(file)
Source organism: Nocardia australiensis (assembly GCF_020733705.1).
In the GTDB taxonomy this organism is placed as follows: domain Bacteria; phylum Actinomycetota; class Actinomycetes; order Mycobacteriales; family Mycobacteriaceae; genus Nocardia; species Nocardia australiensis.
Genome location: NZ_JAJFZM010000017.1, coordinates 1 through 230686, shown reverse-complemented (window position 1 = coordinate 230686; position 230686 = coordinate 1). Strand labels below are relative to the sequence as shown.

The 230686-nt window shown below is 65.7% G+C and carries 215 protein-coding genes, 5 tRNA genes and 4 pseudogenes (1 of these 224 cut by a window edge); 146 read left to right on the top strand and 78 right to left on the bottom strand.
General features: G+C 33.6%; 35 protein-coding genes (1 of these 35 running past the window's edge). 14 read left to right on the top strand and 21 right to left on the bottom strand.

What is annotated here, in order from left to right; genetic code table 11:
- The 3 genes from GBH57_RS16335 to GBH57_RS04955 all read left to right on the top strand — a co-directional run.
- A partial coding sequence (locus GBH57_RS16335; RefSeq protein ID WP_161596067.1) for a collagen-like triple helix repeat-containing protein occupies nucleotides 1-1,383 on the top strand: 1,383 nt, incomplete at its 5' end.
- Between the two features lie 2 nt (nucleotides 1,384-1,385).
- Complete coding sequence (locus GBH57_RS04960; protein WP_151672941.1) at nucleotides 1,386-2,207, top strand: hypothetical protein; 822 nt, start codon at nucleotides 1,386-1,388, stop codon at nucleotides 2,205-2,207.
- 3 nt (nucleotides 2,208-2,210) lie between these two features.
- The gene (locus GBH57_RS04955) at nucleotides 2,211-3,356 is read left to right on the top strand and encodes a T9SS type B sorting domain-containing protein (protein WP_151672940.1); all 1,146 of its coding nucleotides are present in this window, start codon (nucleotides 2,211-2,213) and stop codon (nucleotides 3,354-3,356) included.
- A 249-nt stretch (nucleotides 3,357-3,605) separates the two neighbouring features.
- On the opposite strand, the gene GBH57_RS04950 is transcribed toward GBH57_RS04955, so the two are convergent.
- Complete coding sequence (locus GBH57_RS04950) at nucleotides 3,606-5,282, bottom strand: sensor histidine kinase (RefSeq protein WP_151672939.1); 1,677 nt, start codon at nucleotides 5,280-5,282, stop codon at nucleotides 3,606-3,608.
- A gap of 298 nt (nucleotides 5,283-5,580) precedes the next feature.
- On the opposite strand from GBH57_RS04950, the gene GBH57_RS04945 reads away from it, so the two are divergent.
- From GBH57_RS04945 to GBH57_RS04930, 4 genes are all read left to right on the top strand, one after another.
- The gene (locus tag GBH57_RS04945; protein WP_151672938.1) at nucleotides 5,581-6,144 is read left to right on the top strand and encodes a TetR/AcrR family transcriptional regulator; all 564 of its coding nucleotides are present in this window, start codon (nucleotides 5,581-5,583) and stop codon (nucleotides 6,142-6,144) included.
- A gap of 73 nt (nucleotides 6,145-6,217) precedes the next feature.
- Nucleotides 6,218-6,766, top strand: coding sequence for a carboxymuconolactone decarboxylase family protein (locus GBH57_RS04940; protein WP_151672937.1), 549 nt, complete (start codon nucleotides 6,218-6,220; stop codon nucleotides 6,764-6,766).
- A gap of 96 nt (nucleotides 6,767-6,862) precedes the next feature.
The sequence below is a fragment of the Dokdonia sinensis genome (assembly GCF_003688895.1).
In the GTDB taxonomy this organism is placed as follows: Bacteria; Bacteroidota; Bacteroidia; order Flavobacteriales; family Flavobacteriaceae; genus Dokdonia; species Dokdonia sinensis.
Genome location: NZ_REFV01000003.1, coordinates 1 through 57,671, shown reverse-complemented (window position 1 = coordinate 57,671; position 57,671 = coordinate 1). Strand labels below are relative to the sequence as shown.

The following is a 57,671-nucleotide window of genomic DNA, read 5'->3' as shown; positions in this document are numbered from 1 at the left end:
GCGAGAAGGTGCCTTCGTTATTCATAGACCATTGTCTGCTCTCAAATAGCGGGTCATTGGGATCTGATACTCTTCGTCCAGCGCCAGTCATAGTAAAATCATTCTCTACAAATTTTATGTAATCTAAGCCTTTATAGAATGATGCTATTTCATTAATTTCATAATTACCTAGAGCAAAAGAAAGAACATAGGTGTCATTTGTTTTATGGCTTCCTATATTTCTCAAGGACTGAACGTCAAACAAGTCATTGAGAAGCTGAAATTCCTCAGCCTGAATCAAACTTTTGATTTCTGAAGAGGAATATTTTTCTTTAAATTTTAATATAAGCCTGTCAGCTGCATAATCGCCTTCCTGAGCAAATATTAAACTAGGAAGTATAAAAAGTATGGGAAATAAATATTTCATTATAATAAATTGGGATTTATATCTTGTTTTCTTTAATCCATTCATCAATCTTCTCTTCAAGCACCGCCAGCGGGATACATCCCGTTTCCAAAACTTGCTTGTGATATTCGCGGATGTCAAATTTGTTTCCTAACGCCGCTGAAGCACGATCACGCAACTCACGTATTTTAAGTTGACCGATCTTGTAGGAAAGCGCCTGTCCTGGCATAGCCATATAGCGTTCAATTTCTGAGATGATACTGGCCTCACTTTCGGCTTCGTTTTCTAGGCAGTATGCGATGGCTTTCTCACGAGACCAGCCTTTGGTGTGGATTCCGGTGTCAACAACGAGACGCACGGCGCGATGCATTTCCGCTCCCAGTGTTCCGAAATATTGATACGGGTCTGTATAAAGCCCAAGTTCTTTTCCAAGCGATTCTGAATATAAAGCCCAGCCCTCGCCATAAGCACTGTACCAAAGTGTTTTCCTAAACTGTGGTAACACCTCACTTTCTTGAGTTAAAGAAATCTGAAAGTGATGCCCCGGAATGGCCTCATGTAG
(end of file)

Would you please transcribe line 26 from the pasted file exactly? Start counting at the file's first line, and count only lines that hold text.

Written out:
The following is a 57,671-nucleotide window of genomic DNA, read 5'->3' as shown; positions in this document are numbered from 1 at the left end: